By Joshua Chang
For the first time since 2018, Toronto Metropolitan University’s (TMU) Mental Health and Wellbeing Committee (MHWC) plans to update its strategies to support staff and students on campus.
In a statement to The Eyeopener, the university said the MHWC launched its new strategic planning process in January after reflecting on the previous strategy and gathering information about students’ current mental health.
The committee announced its plans to update their strategies on the official TMU website stating that they aim to create a flourishing university community that promotes mental health and wellbeing for all members to help them succeed.
As the development of the new strategy is underway, students think it’s much needed. Smiksha Singla, a fourth-year creative industries student and the president of the Society of the Creative School, noticed student progression at TMU had changed significantly since the COVID-19 pandemic. She said even upper-year students are learning to navigate university-life for the first time.
“Even our seniors are kind of like freshmen,” Singla said.
“How can one adapt so fast? There are so many people and campus is bustling again but I’m not as comfortable as I was in 2019,” she said regarding what she’s seen among TMU students who are back on campus this year.
In their announcement, MHWC discussed the effects the pandemic had on students’ mental health and how it “both exposed and exacerbated a mental health crisis that was well underway.”
“I feel like I’m more mentally drained”
Statistics Canada reported that in the spring of 2021, one in four Canadians were experiencing a mental illness—a critical difference from one in five Canadians in the fall of 2020.
Some students agree that the transition from pandemic-life back to in-person learning has had a severe impact on their mental health.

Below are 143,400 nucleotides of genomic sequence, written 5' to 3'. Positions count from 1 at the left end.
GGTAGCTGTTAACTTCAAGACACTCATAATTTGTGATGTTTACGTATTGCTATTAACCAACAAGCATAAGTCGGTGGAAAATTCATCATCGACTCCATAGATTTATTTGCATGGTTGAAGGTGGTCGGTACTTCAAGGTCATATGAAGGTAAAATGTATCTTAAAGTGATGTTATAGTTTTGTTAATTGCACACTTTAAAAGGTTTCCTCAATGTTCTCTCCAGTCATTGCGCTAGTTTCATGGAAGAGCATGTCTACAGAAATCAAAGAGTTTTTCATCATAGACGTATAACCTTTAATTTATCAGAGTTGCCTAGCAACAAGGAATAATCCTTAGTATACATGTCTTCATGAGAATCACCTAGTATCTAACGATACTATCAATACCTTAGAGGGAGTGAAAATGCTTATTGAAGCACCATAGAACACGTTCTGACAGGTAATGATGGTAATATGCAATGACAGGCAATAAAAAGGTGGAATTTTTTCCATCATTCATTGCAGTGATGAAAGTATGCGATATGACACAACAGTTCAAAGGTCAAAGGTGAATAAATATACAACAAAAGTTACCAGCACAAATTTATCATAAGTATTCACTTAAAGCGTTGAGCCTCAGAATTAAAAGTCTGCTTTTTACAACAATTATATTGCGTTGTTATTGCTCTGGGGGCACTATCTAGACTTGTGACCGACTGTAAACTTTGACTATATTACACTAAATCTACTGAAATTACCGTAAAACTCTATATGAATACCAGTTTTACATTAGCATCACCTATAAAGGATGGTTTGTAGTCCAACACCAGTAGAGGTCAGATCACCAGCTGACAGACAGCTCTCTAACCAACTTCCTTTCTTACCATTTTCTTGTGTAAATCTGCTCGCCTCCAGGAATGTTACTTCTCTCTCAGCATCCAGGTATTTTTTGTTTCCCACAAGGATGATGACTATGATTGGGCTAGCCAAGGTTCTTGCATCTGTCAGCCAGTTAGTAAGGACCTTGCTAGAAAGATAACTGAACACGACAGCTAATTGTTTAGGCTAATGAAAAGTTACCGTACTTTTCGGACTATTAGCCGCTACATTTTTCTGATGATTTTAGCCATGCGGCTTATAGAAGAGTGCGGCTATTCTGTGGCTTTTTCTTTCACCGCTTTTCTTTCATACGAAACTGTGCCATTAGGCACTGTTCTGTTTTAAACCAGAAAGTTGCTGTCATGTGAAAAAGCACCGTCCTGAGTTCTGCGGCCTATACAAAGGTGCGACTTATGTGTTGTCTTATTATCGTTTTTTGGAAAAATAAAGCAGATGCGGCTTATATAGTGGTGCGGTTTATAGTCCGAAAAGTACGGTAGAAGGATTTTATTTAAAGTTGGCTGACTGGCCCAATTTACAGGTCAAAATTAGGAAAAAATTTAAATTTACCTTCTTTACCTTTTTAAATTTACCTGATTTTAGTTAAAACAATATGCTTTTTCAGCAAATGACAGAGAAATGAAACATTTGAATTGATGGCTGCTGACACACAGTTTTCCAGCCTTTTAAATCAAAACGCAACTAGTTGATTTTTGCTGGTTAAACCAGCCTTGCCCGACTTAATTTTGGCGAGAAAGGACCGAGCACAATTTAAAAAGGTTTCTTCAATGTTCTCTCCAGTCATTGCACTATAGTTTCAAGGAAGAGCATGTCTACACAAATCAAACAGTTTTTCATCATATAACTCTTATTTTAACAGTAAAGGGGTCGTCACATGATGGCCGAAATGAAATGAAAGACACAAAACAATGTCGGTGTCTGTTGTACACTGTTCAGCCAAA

Jean Lee, a second-year graphic communications management student says the transition out of the pandemic has been extremely difficult for her.
“I feel like I’m more mentally drained,” Lee says. “This is the first time I have classes that are all in-person, with in-person exams and midterms, so I feel like I was more on top of my game during COVID.”
Lee, who had also noticed a particular decline in the mental health of her peers, said counseling sessions would be beneficial for students’ mental health and wellbeing on campus.
“I’ve talked to a lot of friends and they think it’s been very hard to transition,” she says. “Having a weekly session or even monthly sessions for certain things and certain events have been very helpful to a lot of them.”
The MHWC’s 2018 Terms of Reference, which outlines the committee’s purpose and vision back when it started, states that TMU students who were surveyed regarding their mental health acknowledged that “mental health and wellbeing issues have impacted their academic outcomes.”
In the same statement to The Eye, the university said “We are currently in the process of gathering student input and recommendations that will be considered in the next iteration of the strategy, which we aim to have completed in the summer.”
The MHWC representative highlighted their widespread activity across campus to deliver initiatives like peer support programs, community partnerships and the development of spaces on campus.
Alongside a refreshed strategy, the university has begun working to create a new student wellbeing centre on Gould Street, set to open in 2025. In late 2022, a referendum was approved at TMU which increased the student wellbeing levy fee for all full-time undergraduate and graduate students from $3.93 to $38.83 per term, to be used towards the new centre.
“I’d like to see more mingling with students and asking them what they really want instead of putting out surveys or having town hall meetings, which no student really attends,” Singla said. “Speaking more to student societies and having more in-person events where people can come in and talk about their problems would be helpful.”
TMU community members can submit all their ideas about the new strategy to the Virtual Mental Health Suggestion Box under the Mental Health and Wellbeing section of TMU’s website until March 28, 2023.